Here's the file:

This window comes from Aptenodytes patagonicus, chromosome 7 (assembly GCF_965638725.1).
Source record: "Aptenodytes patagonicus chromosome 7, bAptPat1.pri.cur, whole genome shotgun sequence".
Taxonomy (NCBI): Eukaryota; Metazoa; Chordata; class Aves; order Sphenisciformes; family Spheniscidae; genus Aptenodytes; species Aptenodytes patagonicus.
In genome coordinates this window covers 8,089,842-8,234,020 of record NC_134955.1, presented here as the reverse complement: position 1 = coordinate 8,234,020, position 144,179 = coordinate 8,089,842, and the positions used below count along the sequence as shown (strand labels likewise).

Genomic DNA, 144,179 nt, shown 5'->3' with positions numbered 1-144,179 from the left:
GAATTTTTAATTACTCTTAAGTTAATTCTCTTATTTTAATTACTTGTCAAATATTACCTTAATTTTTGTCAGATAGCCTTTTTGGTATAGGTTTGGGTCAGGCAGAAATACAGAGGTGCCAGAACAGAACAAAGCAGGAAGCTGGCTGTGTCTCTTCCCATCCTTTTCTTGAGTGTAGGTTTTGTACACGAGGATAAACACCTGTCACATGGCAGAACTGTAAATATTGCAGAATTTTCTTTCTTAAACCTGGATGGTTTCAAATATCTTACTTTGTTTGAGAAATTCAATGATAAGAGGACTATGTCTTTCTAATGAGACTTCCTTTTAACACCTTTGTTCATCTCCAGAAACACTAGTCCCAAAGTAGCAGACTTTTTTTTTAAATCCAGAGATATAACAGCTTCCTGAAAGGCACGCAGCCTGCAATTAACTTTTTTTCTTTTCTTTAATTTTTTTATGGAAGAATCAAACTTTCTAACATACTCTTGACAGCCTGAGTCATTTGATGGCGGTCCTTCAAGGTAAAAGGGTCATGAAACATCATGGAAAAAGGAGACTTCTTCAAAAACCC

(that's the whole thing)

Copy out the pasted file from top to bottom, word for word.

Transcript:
This window comes from Aptenodytes patagonicus, chromosome 7 (assembly GCF_965638725.1).
Source record: "Aptenodytes patagonicus chromosome 7, bAptPat1.pri.cur, whole genome shotgun sequence".
Taxonomy (NCBI): Eukaryota; Metazoa; Chordata; class Aves; order Sphenisciformes; family Spheniscidae; genus Aptenodytes; species Aptenodytes patagonicus.
In genome coordinates this window covers 8,089,842-8,234,020 of record NC_134955.1, presented here as the reverse complement: position 1 = coordinate 8,234,020, position 144,179 = coordinate 8,089,842, and the positions used below count along the sequence as shown (strand labels likewise).

Genomic DNA, 144,179 nt, shown 5'->3' with positions numbered 1-144,179 from the left:
GAATTTTTAATTACTCTTAAGTTAATTCTCTTATTTTAATTACTTGTCAAATATTACCTTAATTTTTGTCAGATAGCCTTTTTGGTATAGGTTTGGGTCAGGCAGAAATACAGAGGTGCCAGAACAGAACAAAGCAGGAAGCTGGCTGTGTCTCTTCCCATCCTTTTCTTGAGTGTAGGTTTTGTACACGAGGATAAACACCTGTCACATGGCAGAACTGTAAATATTGCAGAATTTTCTTTCTTAAACCTGGATGGTTTCAAATATCTTACTTTGTTTGAGAAATTCAATGATAAGAGGACTATGTCTTTCTAATGAGACTTCCTTTTAACACCTTTGTTCATCTCCAGAAACACTAGTCCCAAAGTAGCAGACTTTTTTTTTAAATCCAGAGATATAACAGCTTCCTGAAAGGCACGCAGCCTGCAATTAACTTTTTTTCTTTTCTTTAATTTTTTTATGGAAGAATCAAACTTTCTAACATACTCTTGACAGCCTGAGTCATTTGATGGCGGTCCTTCAAGGTAAAAGGGTCATGAAACATCATGGAAAAAGGAGACTTCTTCAAAAACCC